The Effect of Variable Size Posterior Wall Acetabular Fractures on Contact Characteristics of the Hip Joint

Steven A. Olson, Brian K. Bay, Andrew N. Pollak, Neil Sharkey, Toan Lee

Research output: Contribution to journalArticle

74 Citations (Scopus)

Abstract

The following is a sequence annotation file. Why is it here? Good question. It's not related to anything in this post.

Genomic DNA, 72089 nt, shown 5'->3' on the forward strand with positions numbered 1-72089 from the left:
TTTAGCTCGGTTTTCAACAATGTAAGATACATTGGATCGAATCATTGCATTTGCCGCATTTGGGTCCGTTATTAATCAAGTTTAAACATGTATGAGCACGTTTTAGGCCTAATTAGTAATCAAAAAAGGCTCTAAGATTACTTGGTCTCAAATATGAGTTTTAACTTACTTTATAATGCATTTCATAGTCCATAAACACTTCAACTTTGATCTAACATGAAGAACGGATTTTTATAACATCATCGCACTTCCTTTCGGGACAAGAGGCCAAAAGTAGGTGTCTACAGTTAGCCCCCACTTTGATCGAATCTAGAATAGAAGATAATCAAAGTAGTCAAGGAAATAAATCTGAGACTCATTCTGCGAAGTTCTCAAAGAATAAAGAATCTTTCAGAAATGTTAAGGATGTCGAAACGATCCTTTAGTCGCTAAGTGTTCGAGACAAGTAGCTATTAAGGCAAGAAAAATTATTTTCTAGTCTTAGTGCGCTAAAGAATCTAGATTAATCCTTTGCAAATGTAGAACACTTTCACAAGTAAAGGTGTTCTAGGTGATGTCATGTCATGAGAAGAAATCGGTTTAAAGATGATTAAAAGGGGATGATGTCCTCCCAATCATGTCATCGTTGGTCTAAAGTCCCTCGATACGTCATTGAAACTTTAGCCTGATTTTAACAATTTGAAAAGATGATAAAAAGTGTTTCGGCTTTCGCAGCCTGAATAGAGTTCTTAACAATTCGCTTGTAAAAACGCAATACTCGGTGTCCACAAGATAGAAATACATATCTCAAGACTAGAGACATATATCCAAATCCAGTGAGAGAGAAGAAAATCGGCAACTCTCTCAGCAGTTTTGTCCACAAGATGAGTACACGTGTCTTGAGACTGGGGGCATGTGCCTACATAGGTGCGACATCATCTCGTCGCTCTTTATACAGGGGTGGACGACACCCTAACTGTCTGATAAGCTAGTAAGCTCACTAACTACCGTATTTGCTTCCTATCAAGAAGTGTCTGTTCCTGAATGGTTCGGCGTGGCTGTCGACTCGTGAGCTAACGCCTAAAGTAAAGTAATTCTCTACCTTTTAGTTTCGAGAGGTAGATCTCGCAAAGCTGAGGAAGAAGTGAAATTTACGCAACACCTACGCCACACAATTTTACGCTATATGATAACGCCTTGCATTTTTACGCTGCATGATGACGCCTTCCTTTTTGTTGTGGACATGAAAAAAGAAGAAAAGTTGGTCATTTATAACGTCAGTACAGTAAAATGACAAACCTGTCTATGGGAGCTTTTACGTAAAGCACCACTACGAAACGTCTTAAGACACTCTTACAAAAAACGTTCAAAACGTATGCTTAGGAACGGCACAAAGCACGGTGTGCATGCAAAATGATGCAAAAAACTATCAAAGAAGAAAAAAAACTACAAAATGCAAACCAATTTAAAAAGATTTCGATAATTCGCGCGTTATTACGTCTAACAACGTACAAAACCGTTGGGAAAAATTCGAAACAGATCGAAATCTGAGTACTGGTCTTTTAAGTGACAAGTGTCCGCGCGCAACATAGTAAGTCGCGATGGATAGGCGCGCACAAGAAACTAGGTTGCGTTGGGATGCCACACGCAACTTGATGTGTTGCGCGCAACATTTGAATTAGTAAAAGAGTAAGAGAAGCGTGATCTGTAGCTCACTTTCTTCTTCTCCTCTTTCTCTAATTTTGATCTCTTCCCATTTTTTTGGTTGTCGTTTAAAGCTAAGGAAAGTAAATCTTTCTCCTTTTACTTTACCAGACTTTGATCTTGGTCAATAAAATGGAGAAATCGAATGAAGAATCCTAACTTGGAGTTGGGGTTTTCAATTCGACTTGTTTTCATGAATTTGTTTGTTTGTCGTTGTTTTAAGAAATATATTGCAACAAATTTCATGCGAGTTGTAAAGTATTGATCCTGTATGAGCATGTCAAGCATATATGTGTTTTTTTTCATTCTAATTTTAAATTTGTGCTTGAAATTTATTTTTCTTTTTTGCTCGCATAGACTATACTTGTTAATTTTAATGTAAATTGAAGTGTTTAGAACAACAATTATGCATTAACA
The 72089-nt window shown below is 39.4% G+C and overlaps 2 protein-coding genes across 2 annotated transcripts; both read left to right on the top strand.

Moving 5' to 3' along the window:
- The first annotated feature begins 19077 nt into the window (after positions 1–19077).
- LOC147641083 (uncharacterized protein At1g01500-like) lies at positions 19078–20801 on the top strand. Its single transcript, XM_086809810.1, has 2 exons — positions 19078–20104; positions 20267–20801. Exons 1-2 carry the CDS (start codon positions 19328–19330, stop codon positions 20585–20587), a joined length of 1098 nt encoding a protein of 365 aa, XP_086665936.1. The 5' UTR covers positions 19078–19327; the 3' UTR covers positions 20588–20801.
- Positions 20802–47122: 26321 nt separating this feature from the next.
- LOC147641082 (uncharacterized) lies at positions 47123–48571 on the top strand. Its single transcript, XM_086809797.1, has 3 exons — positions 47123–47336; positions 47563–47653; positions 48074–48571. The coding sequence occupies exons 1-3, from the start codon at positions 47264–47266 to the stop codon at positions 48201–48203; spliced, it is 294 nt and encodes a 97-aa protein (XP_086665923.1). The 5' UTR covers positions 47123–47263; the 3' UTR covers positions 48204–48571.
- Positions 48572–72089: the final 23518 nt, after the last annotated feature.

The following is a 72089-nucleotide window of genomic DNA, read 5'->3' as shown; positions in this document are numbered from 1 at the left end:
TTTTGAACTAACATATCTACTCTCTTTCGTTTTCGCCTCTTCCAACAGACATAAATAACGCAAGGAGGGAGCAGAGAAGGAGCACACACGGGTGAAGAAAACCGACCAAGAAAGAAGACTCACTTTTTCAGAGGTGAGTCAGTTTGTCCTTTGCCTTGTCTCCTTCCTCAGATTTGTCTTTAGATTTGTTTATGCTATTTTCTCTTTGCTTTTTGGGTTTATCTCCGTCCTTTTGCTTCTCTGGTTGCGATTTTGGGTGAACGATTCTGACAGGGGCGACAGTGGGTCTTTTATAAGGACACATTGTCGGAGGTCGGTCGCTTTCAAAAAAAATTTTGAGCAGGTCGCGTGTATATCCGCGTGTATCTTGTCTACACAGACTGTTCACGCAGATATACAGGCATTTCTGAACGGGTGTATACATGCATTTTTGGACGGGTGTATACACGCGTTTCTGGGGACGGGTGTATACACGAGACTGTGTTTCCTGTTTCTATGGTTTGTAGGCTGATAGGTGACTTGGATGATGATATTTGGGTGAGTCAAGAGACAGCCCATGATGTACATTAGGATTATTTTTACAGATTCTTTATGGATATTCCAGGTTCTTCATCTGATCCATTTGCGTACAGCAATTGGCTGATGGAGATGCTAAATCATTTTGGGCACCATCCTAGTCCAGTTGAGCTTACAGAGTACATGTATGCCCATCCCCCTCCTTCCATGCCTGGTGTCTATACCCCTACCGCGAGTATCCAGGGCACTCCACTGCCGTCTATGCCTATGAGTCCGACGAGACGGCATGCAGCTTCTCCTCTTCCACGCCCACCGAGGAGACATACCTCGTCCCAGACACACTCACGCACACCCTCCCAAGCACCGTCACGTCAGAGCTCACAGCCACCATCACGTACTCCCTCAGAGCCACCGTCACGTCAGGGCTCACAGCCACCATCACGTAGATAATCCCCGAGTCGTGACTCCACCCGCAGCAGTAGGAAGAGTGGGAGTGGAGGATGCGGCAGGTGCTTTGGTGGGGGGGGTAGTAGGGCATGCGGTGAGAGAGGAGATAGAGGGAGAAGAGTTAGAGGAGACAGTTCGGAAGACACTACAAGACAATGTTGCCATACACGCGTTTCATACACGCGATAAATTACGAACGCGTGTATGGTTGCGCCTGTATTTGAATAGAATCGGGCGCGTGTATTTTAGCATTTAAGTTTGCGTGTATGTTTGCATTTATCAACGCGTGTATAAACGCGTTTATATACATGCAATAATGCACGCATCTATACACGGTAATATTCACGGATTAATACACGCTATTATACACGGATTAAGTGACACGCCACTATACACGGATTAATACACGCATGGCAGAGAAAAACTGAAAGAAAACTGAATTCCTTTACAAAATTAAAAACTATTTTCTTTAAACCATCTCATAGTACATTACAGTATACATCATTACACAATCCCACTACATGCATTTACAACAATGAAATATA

The indications for open reduction and internal fixation of posterior wall acetabular fractures associated with a clinically stable hip joint are unclear. In previous work a large posterior wall defect (27% articular surface area) resulted in significant alteration of load transmission across the hip; specifically, there was a transition from evenly distributed loading along the acetabular articular surface to loading concentrated mainly in the superior portion of the articular surface during simulated single leg stance. However, the majority of posterior wall fractures involve a smaller amount of the articular surface. Posterior wall acetabular fractures not associated with instability of the hip are commonly treated nonoperatively. This practice does not account for the size of the posterior wall fracture. To study the biomechanical consequences of variably sized articular defects, a laboratory experiment was conducted evaluating three progressively larger posterior wall defects of the acetabulum during simulated single leg stance using superlow Fuji prescale film (Itochu International, New York): (a) 1/3 articular surface width through a 50° arc along the posterior wall of the acetabulum, (b) 2/3, and (c) 3/3 articular width defects through the same 50° arc along the posterior wall of the acetabulum. In the intact acetabulum, 48% of the total articular contact was located in the superior acetabulum. Twenty-eight percent of articular contact was in the anterior wall region of the acetabulum and 24% in the posterior wall region. After the 1/3 width posterior wall defect, 64% of the articular contact was located in the superior acetabulum (p = 0.0011). The 2/3 width posterior wall defect resulted in 71% of articular contact area being located in the superior acetabulum (p = 0.0006). After the 3/3 width posterior wall defect, 77% of articular contact was located in the superior acetabulum, significantly greater than the intact condition (p < 0.0001) and 1/3 width defect (p = 0.0222). The total absolute contact areas for all defect conditions were significantly less than the intact condition. The results of this study reconfirm the observation that posterior wall fractures of the acetabulum significantly alter the articular contact characteristics in the hip during single leg stance. The relationship between defect size and changes in joint contact showed that the smallest defect resulted in the greatest alteration in joint contact areas, whereas larger defects resulted in minor increments of change in contact area. This finding is of concern because the clinical practice of managing acetabular fractures nonoperatively if the hip joint is stable is based on the supposition that the joint retains enough integrity to function without undue risk of late posttraumatic osteoarthritis. A better understanding of the natural history of stable posterior wall acetabular fractures is needed to ascertain whether some of these fractures merit operative repair.